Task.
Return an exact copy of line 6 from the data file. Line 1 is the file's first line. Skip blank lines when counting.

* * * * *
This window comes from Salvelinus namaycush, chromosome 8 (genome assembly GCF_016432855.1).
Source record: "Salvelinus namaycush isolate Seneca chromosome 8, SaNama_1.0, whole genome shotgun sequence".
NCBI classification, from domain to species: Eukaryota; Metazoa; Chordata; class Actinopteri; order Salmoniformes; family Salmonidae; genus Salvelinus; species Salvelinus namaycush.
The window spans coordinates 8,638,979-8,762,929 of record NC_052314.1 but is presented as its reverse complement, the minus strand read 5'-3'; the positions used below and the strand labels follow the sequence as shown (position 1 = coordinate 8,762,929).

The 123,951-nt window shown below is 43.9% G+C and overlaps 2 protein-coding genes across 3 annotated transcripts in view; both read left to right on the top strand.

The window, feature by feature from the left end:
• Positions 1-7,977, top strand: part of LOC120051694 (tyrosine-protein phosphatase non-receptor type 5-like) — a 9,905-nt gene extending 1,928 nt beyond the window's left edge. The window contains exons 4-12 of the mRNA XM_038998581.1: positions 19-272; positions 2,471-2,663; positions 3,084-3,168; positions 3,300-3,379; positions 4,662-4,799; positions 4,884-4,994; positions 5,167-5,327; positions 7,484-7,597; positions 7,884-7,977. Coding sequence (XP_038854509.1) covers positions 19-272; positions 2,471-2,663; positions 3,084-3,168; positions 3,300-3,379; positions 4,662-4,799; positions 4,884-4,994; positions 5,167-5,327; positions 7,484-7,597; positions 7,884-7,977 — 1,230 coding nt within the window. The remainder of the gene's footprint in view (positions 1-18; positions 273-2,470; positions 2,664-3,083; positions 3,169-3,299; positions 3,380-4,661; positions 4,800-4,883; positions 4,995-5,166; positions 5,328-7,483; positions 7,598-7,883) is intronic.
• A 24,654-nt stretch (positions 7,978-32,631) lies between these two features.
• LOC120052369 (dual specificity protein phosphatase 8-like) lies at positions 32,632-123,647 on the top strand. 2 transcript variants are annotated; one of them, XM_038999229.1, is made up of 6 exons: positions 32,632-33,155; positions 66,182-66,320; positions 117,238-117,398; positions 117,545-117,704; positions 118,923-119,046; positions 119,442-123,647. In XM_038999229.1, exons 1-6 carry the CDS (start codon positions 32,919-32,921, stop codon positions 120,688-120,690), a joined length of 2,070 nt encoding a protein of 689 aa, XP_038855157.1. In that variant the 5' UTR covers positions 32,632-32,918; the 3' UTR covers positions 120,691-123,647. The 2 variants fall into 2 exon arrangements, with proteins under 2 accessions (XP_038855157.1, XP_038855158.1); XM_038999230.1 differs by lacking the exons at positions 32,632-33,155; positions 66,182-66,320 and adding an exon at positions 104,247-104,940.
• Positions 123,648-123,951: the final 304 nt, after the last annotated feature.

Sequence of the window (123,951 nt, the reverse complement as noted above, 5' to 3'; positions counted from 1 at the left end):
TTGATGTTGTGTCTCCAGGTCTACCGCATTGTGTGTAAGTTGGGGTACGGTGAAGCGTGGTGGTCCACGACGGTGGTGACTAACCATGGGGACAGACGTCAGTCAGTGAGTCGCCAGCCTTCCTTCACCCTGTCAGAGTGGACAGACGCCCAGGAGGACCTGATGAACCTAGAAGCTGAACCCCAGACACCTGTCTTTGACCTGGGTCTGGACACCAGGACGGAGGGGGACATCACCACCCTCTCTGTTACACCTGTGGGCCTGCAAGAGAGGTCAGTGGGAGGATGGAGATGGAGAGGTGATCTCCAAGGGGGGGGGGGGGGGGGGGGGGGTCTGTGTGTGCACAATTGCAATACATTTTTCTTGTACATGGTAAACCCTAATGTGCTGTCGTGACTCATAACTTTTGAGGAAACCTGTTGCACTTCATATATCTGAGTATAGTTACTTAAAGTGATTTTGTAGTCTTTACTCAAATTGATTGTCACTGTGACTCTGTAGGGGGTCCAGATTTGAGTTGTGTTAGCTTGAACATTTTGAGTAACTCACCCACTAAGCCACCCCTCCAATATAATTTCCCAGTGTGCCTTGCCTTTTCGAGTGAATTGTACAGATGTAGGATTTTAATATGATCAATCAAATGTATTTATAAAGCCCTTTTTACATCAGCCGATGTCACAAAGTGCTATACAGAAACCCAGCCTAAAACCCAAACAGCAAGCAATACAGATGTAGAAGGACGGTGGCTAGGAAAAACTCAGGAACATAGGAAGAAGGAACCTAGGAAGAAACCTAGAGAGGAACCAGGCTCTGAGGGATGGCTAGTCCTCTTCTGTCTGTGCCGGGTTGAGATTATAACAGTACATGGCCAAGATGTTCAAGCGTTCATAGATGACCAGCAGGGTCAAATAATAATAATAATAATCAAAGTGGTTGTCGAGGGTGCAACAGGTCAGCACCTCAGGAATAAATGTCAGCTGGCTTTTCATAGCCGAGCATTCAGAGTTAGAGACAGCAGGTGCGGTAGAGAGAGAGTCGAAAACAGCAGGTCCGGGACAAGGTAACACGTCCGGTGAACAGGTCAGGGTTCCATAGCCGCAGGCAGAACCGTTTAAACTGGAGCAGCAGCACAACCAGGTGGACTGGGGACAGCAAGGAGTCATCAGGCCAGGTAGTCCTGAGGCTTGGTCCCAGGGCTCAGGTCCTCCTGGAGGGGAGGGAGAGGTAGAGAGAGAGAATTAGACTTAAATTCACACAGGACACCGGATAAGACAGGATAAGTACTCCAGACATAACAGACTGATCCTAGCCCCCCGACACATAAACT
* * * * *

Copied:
The window, feature by feature from the left end: